ACKNOWLEDGMENT

This work was supported by the Danish Natural Sciences Research Council (grant no. 9601682).

REFERENCES

1. Abraham J M, Freitag C S, Clements J R, Eisenstein B I. An invertible element of DNA controls phase variation of type 1 fimbriae of Escherichia coli. Proc Natl Acad Sci USA. 1985;82:5724–5727. [PMC free article] [PubMed]
2. Blomfield I C, Calie P J, Eberhardt K J, McClain M S, Eisenstein B I. Lrp stimulates phase variation of type 1 fimbriation in Escherichia coli K-12. J Bacteriol. 1993;175:27–36. [PMC free article] [PubMed]
3. Blomfield I C, McClain M S, Princ J A, Calie P J, Eisenstein B I. Type 1 fimbriation and fimE mutants of Escherichia coli K-12. J Bacteriol. 1991;173:5298–5307. [PMC free article] [PubMed]
4. Bolivar F. Construction and characterization of new cloning vehicles. III. Derivatives of plasmid pBR322 carrying unique Eco RI sites for selection of Eco RI generated recombinant DNA molecules. Gene. 1978;4:121–136. [PubMed]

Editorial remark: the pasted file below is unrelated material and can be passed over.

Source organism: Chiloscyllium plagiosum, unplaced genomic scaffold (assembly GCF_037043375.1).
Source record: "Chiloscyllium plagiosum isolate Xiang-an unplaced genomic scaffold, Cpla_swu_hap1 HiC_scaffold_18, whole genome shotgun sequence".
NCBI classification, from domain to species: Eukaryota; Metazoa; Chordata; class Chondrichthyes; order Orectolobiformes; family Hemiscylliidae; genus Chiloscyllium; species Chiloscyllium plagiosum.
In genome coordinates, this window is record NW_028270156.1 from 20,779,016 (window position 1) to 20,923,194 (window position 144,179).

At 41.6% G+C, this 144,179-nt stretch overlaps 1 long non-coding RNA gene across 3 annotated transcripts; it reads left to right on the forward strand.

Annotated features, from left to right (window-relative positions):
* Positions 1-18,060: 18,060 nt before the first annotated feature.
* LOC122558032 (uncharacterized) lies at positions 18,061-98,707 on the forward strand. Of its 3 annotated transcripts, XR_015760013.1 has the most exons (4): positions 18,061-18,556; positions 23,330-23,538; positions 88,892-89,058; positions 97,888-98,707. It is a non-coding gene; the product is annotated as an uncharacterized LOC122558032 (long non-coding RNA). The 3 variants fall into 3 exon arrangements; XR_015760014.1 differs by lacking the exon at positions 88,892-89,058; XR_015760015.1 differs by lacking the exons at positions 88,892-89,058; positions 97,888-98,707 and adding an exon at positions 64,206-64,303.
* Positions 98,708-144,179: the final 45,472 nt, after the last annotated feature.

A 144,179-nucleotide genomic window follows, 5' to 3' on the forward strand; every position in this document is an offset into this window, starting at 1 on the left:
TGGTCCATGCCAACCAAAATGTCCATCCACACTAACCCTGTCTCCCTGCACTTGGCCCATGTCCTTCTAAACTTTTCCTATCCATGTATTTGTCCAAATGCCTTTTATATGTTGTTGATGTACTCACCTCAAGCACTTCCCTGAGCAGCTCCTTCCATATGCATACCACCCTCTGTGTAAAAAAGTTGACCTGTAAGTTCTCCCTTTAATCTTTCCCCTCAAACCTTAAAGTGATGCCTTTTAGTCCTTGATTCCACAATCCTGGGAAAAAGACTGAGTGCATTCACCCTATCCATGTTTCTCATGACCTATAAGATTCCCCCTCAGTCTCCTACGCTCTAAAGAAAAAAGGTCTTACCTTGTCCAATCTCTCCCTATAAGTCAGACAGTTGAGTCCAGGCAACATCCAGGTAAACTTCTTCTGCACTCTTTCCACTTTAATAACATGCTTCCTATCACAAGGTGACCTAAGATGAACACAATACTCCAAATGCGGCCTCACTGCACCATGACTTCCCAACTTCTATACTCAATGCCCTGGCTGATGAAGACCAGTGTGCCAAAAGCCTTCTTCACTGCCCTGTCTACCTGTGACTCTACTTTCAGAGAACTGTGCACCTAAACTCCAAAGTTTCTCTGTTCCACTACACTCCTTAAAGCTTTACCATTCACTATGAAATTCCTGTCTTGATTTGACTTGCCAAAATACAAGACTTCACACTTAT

5. Brinton C C J. The structure, function, synthesis and genetic control of bacterial pili and a molecular model for DNA and RNA transport in gram negative bacteria. Trans N Y Acad Sci. 1965;27:1003–1054. [PubMed]
6. Chang A C, Cohen S N. Construction and characterization of amplifiable multicopy DNA cloning vehicles derived from the P15A cryptic miniplasmid. J Bacteriol. 1978;134:1141–1156. [PMC free article] [PubMed]
7. Diderichsen B. flu, a metastable gene controlling surface properties of Escherichia coli. J Bacteriol. 1980;141:858–867. [PMC free article] [PubMed]
8. Freitag C S, Abraham J M, Clements J R, Eisenstein B I. Genetic analysis of the phase variation control of expression of type 1 fimbriae in Escherichia coli. J Bacteriol. 1985;162:668–675. [PMC free article] [PubMed]